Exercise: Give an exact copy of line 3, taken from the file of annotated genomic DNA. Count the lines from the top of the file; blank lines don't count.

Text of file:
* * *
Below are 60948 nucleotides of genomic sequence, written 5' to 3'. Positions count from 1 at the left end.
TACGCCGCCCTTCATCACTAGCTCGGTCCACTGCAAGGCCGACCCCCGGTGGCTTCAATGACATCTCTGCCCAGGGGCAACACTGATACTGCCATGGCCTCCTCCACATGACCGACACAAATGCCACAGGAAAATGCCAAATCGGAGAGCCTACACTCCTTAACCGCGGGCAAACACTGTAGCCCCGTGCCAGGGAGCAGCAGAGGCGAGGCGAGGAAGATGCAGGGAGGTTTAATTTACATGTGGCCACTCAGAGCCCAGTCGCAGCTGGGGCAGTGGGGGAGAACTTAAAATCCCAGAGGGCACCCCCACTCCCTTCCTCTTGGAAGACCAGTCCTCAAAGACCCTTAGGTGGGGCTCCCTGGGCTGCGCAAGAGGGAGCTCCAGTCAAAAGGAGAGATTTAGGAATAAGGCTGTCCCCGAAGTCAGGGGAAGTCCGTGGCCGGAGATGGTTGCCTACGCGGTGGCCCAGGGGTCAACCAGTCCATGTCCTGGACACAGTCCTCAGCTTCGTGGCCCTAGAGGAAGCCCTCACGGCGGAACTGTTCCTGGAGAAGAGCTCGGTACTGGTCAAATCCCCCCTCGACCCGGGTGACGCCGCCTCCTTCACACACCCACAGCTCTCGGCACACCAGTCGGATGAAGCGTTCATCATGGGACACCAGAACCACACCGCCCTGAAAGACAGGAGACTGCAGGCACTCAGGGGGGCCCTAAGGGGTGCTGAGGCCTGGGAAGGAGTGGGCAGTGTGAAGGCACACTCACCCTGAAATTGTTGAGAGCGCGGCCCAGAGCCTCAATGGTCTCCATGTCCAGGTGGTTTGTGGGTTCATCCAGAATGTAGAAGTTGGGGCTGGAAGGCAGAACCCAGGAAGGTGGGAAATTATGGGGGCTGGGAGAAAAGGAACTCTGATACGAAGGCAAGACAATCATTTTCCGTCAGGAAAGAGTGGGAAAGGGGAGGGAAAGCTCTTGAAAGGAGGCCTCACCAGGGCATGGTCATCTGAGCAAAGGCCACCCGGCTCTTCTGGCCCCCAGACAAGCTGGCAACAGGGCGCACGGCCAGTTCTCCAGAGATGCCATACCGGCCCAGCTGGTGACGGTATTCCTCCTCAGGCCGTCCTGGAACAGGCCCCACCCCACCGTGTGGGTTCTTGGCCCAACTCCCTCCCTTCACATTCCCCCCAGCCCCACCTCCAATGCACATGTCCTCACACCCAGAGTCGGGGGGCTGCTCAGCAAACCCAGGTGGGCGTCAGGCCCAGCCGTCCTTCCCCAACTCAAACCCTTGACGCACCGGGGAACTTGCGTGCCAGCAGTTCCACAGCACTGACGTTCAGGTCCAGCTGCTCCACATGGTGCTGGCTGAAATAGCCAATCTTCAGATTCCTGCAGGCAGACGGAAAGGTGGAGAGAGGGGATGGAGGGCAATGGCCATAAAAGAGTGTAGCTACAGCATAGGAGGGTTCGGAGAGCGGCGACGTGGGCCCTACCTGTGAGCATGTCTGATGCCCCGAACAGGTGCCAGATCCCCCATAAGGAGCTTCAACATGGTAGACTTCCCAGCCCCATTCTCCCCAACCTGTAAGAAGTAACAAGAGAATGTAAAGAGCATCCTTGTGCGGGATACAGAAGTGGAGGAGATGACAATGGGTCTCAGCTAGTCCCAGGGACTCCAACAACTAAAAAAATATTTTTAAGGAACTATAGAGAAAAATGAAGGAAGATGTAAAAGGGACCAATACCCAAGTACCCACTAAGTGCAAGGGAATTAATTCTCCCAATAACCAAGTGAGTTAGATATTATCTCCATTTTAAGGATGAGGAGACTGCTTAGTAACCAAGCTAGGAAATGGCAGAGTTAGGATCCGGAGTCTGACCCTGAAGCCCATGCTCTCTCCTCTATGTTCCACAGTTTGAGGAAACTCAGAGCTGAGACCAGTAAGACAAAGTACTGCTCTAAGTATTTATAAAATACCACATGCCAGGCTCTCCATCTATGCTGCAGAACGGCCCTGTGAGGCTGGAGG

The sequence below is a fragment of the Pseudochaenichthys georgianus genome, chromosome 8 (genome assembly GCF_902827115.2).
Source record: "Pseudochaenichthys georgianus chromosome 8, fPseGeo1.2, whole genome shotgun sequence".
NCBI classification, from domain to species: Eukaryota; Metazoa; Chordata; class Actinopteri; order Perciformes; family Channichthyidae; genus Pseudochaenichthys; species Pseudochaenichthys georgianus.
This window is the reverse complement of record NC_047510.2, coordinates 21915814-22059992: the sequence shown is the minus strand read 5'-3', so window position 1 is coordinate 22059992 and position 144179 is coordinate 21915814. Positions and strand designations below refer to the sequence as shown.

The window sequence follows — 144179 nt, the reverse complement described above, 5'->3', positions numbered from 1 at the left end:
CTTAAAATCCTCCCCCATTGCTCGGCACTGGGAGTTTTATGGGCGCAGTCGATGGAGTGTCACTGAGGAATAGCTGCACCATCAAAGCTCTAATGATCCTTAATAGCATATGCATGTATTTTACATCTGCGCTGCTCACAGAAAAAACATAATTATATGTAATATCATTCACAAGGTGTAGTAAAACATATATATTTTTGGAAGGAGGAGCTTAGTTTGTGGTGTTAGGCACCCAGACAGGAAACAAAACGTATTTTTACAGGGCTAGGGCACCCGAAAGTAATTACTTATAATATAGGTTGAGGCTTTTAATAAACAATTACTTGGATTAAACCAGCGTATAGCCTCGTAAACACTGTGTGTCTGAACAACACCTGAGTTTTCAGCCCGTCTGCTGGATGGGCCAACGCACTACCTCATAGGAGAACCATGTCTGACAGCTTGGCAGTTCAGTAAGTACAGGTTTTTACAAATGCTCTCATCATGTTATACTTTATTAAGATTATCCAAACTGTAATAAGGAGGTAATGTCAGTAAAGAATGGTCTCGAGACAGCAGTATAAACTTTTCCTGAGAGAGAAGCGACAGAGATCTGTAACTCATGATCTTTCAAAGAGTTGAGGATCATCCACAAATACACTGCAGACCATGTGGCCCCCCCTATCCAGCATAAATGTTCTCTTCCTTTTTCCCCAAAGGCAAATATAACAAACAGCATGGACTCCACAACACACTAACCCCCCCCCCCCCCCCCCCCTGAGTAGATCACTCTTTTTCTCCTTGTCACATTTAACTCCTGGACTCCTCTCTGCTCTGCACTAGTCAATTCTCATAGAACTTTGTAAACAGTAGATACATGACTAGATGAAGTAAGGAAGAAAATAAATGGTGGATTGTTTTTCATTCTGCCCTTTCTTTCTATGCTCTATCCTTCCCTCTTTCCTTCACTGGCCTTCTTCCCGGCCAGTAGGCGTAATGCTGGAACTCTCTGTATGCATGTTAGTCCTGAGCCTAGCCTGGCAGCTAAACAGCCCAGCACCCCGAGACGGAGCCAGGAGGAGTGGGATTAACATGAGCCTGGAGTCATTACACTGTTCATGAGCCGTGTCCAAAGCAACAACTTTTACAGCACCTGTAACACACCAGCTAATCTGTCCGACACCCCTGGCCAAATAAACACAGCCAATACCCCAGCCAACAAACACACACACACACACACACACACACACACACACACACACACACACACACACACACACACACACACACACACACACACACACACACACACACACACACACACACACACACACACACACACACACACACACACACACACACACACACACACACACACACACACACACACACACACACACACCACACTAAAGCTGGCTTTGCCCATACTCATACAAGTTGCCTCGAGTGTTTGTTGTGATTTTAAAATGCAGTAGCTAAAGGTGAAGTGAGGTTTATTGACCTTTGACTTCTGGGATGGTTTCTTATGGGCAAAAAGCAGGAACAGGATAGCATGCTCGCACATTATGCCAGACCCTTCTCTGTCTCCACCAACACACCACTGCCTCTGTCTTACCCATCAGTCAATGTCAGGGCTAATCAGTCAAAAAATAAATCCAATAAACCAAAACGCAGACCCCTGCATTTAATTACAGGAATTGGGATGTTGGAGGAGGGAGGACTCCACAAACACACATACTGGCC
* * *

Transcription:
The sequence below is a fragment of the Pseudochaenichthys georgianus genome, chromosome 8 (genome assembly GCF_902827115.2).